Certification Marks in India: What You Need to Know


The recent jurisprudential developments in trademark law around the world have led to the addition of non-conventional marks (eg, sound marks, smell marks and colour marks) to the trademark family. These non-conventional marks have been recognised as trademarks as they fulfil the quintessential characteristics of trademarks – namely, acting as a source identifier for relevant goods and services, and distinguishing one proprietor from another in the market. However, not all trademarks portray such stereotypical characteristics: certification marks are an exception.

What are certification marks?

Certification marks are essentially trademarks that are used to certify that the goods or services on which they are affixed comply with certain quality standards prescribed by a certifying entity. Such certifying entities, upon the fulfilment of these quality standards, license the certification mark to be used. By indicating that certain standards are met (eg, in respect of origin, material, mode of manufacture of goods or performance of services, quality or accuracy) a certification mark plays the crucial role of instilling legal assurance and acts as evidence that such goods or services are up to certain standards and quality. Due to its characteristic of essentially instilling confidence among consumers, a certification mark is often referred to as a “mark of validity” or a “mark of assurance”.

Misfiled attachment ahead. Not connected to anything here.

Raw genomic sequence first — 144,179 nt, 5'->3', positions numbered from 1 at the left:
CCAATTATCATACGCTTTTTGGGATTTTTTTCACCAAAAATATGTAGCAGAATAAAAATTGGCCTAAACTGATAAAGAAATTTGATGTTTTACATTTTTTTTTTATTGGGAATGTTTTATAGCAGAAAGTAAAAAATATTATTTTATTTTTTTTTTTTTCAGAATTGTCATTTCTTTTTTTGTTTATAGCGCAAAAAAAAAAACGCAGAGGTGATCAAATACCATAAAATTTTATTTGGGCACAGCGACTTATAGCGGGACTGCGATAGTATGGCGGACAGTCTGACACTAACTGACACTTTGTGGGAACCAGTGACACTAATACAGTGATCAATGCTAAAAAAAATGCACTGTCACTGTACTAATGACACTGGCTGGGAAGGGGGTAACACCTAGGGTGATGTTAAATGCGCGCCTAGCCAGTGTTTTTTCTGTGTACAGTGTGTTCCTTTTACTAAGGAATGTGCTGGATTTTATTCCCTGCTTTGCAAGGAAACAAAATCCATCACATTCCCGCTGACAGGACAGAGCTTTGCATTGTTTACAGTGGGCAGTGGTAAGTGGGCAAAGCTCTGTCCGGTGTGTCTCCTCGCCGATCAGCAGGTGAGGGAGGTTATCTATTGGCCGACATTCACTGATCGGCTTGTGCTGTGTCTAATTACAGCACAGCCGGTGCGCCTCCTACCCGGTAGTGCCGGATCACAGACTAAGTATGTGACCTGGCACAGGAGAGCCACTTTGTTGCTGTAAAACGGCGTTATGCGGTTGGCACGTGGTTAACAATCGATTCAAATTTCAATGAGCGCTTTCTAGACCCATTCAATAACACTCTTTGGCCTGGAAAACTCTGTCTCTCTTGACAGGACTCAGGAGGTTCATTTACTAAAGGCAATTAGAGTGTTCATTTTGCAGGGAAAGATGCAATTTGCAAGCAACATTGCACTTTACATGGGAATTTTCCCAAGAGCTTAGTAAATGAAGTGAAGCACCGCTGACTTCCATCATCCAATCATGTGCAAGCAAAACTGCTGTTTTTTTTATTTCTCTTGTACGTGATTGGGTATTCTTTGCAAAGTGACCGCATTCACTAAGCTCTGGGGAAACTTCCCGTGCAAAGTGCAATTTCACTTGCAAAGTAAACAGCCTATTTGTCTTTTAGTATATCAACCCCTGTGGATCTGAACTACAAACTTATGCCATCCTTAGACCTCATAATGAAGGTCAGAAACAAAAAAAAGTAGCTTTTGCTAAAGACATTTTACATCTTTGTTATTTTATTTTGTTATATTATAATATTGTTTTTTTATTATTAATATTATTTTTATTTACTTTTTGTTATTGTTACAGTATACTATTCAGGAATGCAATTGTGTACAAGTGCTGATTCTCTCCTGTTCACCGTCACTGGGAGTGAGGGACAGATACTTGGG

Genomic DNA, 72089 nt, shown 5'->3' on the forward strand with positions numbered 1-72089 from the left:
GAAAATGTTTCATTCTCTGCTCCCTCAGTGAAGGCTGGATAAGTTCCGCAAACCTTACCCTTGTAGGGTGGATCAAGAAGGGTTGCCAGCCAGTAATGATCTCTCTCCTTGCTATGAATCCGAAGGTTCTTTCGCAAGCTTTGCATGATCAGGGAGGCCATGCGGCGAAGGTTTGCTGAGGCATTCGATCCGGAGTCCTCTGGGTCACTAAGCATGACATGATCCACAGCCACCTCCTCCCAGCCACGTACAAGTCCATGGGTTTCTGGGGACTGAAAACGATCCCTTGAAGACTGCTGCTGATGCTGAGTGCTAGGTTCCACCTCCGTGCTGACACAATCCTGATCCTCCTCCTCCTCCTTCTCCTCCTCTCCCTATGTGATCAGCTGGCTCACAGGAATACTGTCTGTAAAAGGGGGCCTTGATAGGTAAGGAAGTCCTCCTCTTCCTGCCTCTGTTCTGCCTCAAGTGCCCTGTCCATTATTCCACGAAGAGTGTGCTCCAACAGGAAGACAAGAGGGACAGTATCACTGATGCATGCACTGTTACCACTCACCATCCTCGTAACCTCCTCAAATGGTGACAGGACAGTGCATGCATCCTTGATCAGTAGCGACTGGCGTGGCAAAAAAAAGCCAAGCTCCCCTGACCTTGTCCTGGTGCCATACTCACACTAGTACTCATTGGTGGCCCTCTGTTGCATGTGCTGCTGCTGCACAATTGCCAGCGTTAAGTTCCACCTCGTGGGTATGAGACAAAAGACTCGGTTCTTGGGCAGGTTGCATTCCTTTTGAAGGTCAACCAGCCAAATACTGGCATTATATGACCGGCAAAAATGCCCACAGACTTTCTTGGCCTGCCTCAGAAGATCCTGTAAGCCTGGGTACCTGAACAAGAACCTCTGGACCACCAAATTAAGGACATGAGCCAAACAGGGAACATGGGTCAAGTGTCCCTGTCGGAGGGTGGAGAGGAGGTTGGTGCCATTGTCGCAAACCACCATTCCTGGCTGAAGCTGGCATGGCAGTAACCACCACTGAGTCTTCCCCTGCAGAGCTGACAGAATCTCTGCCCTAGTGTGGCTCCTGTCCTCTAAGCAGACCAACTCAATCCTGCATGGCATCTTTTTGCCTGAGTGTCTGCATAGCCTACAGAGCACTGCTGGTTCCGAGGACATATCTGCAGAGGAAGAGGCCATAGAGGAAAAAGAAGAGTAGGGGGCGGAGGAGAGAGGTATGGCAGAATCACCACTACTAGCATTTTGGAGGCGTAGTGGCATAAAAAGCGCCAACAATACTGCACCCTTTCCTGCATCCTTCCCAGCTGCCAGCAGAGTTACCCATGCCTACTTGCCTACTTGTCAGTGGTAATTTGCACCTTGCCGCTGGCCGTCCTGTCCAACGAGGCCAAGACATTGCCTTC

A certification mark denotes certain characteristics or qualities of a certain product or service. A few examples are shown in Figures 1-4 below.


In India, like in other countries, the registered proprietors of certification marks are not allowed to use them in relation to goods or services that they themselves offer. Such proprietors can only license the certification marks – that is, authorise others to use them while ensuring that they observe due compliance with the standards of quality and assurance as set by the proprietors.